New GSMA study finds that mobile industry accounts for 5 per cent of Latin American GDP
Nov 1, 2017
October 31, 2017
Rising 4G and Smartphone Adoption Growing Latin America’s Mobile Economy
Bogotá, Colombia: Latin America’s mobile ecosystem generated 5 per cent of GDP last year, according to a new GSMA study. The 2017 Latin America and Caribbean edition of the GSMA’s Mobile Economy series, published today at the GSMA Mobile 360 Series – Latin America event in Bogotá , calculates that mobile technologies and services contributed $260 billion in economic value to the region in 2016 (5 per cent of GDP1 ). The report noted that mobile’s contribution to the regional economies has been driven by rapidly rising 4G and smartphone adoption.
“Latin America’s mobile ecosystem is a key contributor to economic growth and social development across this diverse region, building a platform for innovation, investment and entrepreneurism,” said Michael O’Hara, Chief Marketing Officer at the GSMA. “Local operators are set to invest nearly $70 billion in their networks by the end of the decade to expand 4G coverage across the region, which will allow greater mobile data usage as consumers migrate to next-generation networks.”
4G Networks Reach Critical Mass
At the end of 2016, there were 451 million unique mobile subscribers2 across Latin America, concentrated in markets such as Brazil (33 per cent of total), Mexico, (20 per cent), Argentina (9 per cent), and Colombia (7 per cent). Around 60 million new subscribers are due to be added by the end of the decade, by which point more than three-quarters of the region’s population will be mobile subscribers, up from 70 per cent in 2016.
The region’s subscribers are migrating rapidly to smart devices and networks. Smartphones accounted for 59 per cent of Latin American connections3 in the first half of 2017 and are forecast to make up 71 per cent of the total by 2020. Meanwhile, after a slow start, 4G networks have now reached critical mass in the region, providing coverage to 70 per cent of the population. As of June 2017, Latin American mobile operators had launched 108 4G networks in 45 markets; 4G is on track to account for 42 per cent of connections by 2020, bringing it on par with the global average. The first commercial 5G networks in the region are expected to be switched on in 2020 and are forecast to provide coverage to 50 per cent of the population by 2025.
Building A Platform For Innovation And Growth
Latin America’s mobile ecosystem is expected to be a growing contributor to the region’s economy over the next few years, forecast to contribute $320 billion in economic value in 2020, equivalent to 5.6 per cent of GDP, up from 5 per cent in 2016. The sector also supported 1.7 million jobs last year, directly and indirectly, and makes an important contribution to the funding of the public sector, with almost $34 billion raised in 2016 in the form of general taxation, including VAT, corporate taxes and employment taxes.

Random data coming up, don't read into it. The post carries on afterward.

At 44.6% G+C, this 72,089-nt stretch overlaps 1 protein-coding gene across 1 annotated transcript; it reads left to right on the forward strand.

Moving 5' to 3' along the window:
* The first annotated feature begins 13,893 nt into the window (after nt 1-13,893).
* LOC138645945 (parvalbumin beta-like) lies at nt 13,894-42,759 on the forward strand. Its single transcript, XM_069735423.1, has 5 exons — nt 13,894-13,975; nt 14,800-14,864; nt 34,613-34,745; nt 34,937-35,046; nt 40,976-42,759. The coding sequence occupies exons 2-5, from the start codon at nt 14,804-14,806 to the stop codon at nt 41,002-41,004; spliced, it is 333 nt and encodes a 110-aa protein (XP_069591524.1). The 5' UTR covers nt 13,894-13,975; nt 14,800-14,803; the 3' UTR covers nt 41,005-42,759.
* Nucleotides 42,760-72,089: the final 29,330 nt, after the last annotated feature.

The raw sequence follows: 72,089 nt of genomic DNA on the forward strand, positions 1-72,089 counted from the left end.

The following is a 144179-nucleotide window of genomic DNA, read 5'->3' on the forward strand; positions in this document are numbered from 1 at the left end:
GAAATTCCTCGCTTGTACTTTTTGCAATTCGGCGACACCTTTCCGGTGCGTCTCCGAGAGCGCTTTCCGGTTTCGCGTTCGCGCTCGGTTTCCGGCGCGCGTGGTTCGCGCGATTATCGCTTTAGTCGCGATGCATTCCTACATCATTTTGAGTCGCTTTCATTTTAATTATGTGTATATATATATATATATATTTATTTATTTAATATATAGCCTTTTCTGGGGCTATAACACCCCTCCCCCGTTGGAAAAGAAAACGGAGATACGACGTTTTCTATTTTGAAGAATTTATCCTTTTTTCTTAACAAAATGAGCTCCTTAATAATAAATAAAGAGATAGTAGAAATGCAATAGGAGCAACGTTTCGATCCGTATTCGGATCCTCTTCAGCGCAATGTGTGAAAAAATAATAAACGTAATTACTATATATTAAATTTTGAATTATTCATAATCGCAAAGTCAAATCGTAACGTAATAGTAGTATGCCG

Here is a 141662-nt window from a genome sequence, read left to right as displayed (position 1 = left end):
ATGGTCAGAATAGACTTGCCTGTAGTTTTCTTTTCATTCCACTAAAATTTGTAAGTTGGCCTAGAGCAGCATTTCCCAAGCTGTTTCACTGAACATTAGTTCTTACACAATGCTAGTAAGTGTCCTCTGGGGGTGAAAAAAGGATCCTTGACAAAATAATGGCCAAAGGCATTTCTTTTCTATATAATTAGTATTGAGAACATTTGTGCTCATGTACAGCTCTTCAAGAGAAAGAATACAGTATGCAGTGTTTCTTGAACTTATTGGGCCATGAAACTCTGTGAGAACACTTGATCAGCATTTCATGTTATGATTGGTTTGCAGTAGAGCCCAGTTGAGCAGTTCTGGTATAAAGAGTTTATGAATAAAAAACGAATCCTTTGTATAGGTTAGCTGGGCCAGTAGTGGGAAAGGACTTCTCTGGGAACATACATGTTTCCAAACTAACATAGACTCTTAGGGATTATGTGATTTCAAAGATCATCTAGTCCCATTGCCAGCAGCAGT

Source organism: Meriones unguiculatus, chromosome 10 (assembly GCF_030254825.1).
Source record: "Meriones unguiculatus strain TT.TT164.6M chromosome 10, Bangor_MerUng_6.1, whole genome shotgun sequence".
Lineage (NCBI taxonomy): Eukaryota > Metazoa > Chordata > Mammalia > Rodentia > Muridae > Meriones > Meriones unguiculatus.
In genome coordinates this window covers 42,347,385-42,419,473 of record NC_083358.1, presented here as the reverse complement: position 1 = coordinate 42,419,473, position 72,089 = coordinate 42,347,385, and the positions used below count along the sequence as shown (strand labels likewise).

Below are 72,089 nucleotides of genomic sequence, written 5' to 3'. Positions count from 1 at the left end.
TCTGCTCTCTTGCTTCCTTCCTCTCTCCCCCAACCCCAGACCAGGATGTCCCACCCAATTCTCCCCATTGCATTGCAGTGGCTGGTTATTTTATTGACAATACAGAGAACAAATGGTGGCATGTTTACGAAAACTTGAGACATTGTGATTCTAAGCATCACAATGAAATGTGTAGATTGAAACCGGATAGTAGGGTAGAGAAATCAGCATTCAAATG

As a result of rising smartphone adoption and 4G usage, the mobile ecosystem in Latin America provides a large, scalable platform for entrepreneurs and innovators. Venture capital and private equity funding has been especially strong in 2017, with more transactions in the first half of 2017 than in all of 2016, which itself was a record year.
With nearly 350 million mobile internet subscribers, the Latin American market is larger than the US and contains some of the world’s most advanced and engaged mobile internet users. However, around 300 million people remain digitally excluded and are currently unable to take advantage of the socioeconomic benefits made possible by access to the mobile internet. These citizens are predominantly in rural and remote areas, with lower income and require special government policies that can stimulate a collaborative approach between the public and private sector to effectively address them.
“Despite progress made to date, too many people across Latin America and the Caribbean are still digitally excluded, and the mobile ecosystem must address a range of challenges if it is to connect these people,” added O’Hara. “Mobile operators are playing a key role in reaching out to these citizens as well as tackling the barriers to mobile internet adoption such as a lack of digital skills and affordability challenges.”
The new report ‘The Mobile Economy: Latin America 2017’ is authored by GSMA Intelligence, the research arm of the GSMA. To access the full report and related infographics, please visit: www.gsma.com/mobileeconomy/latam.
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